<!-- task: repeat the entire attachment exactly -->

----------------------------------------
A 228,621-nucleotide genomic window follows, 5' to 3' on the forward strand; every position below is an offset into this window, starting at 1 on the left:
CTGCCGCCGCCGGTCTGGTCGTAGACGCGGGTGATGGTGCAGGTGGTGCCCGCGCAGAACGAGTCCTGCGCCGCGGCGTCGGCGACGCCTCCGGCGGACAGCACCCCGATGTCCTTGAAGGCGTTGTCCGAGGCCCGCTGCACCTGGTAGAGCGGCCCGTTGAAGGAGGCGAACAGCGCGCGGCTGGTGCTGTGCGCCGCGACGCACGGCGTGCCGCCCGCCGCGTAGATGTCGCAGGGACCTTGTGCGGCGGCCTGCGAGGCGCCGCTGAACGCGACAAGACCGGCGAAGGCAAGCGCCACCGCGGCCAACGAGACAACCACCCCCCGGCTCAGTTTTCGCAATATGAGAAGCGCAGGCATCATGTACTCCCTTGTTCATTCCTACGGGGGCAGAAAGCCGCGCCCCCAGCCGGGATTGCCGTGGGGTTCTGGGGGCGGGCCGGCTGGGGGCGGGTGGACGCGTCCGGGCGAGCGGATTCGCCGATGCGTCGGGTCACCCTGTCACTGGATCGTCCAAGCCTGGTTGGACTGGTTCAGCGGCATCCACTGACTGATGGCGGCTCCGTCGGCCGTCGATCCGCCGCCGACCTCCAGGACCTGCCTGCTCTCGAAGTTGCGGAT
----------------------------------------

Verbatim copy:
A 228,621-nucleotide genomic window follows, 5' to 3' on the forward strand; every position below is an offset into this window, starting at 1 on the left:
CTGCCGCCGCCGGTCTGGTCGTAGACGCGGGTGATGGTGCAGGTGGTGCCCGCGCAGAACGAGTCCTGCGCCGCGGCGTCGGCGACGCCTCCGGCGGACAGCACCCCGATGTCCTTGAAGGCGTTGTCCGAGGCCCGCTGCACCTGGTAGAGCGGCCCGTTGAAGGAGGCGAACAGCGCGCGGCTGGTGCTGTGCGCCGCGACGCACGGCGTGCCGCCCGCCGCGTAGATGTCGCAGGGACCTTGTGCGGCGGCCTGCGAGGCGCCGCTGAACGCGACAAGACCGGCGAAGGCAAGCGCCACCGCGGCCAACGAGACAACCACCCCCCGGCTCAGTTTTCGCAATATGAGAAGCGCAGGCATCATGTACTCCCTTGTTCATTCCTACGGGGGCAGAAAGCCGCGCCCCCAGCCGGGATTGCCGTGGGGTTCTGGGGGCGGGCCGGCTGGGGGCGGGTGGACGCGTCCGGGCGAGCGGATTCGCCGATGCGTCGGGTCACCCTGTCACTGGATCGTCCAAGCCTGGTTGGACTGGTTCAGCGGCATCCACTGACTGATGGCGGCTCCGTCGGCCGTCGATCCGCCGCCGACCTCCAGGACCTGCCTGCTCTCGAAGTTGCGGAT